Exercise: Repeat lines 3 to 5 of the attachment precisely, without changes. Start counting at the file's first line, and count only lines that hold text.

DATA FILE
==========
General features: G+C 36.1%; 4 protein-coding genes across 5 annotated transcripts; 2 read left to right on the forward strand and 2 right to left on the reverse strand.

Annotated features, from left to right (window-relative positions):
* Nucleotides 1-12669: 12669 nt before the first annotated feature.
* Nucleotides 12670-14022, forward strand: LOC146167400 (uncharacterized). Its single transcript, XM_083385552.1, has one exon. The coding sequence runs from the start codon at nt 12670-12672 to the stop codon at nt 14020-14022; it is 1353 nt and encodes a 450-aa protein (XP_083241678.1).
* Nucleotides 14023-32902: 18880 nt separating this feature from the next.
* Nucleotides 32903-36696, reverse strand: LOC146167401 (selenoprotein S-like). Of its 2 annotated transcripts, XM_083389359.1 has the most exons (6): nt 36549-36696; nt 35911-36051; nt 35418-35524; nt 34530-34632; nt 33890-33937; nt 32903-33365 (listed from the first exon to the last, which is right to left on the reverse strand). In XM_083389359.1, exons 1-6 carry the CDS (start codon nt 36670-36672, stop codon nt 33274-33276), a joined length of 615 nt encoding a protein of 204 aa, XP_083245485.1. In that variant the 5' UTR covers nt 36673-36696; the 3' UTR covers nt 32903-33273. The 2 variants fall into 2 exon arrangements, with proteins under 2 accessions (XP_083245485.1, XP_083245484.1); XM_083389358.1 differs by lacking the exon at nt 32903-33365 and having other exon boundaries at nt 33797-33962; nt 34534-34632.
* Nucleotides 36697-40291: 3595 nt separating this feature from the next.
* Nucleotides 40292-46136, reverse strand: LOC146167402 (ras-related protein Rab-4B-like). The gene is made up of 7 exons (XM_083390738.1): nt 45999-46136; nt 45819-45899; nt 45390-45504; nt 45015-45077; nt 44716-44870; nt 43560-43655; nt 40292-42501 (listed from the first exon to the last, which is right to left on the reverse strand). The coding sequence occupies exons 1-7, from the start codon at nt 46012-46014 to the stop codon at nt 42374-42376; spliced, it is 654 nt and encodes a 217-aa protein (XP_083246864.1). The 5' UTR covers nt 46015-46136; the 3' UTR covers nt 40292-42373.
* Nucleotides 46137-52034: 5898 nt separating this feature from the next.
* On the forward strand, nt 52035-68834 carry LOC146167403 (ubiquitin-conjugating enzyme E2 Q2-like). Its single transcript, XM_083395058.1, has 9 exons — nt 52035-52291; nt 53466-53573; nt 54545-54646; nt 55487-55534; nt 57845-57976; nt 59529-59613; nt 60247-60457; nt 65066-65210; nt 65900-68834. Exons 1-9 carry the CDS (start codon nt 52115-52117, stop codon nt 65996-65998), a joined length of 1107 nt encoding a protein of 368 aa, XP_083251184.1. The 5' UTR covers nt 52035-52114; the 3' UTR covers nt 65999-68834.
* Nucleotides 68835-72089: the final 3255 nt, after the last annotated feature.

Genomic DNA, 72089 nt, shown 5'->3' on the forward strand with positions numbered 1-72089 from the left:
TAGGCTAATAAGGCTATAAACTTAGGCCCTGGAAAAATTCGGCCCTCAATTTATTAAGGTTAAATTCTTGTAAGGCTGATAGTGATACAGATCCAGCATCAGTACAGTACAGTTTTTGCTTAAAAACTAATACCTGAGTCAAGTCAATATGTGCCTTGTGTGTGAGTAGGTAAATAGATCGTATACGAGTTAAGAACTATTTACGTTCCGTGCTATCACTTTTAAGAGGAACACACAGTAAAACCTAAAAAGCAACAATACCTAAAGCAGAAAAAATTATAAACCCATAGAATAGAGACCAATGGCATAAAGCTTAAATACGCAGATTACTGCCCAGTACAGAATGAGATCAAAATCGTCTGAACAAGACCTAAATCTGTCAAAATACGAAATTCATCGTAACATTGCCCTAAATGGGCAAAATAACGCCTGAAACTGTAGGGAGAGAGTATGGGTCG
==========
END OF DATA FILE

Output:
* Nucleotides 1-12669: 12669 nt before the first annotated feature.
* Nucleotides 12670-14022, forward strand: LOC146167400 (uncharacterized). Its single transcript, XM_083385552.1, has one exon. The coding sequence runs from the start codon at nt 12670-12672 to the stop codon at nt 14020-14022; it is 1353 nt and encodes a 450-aa protein (XP_083241678.1).
* Nucleotides 14023-32902: 18880 nt separating this feature from the next.